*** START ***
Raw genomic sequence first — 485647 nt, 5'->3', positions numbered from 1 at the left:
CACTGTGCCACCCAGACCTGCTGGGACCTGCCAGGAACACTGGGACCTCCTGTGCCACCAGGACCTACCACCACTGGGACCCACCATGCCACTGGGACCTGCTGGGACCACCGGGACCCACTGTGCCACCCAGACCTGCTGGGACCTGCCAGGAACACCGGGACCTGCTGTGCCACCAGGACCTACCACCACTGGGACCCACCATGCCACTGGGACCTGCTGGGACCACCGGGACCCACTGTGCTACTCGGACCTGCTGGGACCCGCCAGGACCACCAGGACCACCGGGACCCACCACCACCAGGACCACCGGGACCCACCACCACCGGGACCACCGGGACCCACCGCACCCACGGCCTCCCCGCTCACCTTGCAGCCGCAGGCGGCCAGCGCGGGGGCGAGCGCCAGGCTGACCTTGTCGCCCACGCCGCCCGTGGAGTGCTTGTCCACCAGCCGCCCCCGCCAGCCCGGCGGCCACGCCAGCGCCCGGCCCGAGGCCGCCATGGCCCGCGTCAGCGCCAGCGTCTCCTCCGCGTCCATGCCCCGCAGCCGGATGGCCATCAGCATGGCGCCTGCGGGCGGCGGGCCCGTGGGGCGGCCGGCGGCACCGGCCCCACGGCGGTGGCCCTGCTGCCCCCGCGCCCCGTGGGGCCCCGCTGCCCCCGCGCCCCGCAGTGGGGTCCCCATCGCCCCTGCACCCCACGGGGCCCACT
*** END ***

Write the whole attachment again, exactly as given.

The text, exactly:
Raw genomic sequence first — 485647 nt, 5'->3', positions numbered from 1 at the left:
CACTGTGCCACCCAGACCTGCTGGGACCTGCCAGGAACACTGGGACCTCCTGTGCCACCAGGACCTACCACCACTGGGACCCACCATGCCACTGGGACCTGCTGGGACCACCGGGACCCACTGTGCCACCCAGACCTGCTGGGACCTGCCAGGAACACCGGGACCTGCTGTGCCACCAGGACCTACCACCACTGGGACCCACCATGCCACTGGGACCTGCTGGGACCACCGGGACCCACTGTGCTACTCGGACCTGCTGGGACCCGCCAGGACCACCAGGACCACCGGGACCCACCACCACCAGGACCACCGGGACCCACCACCACCGGGACCACCGGGACCCACCGCACCCACGGCCTCCCCGCTCACCTTGCAGCCGCAGGCGGCCAGCGCGGGGGCGAGCGCCAGGCTGACCTTGTCGCCCACGCCGCCCGTGGAGTGCTTGTCCACCAGCCGCCCCCGCCAGCCCGGCGGCCACGCCAGCGCCCGGCCCGAGGCCGCCATGGCCCGCGTCAGCGCCAGCGTCTCCTCCGCGTCCATGCCCCGCAGCCGGATGGCCATCAGCATGGCGCCTGCGGGCGGCGGGCCCGTGGGGCGGCCGGCGGCACCGGCCCCACGGCGGTGGCCCTGCTGCCCCCGCGCCCCGTGGGGCCCCGCTGCCCCCGCGCCCCGCAGTGGGGTCCCCATCGCCCCTGCACCCCACGGGGCCCACT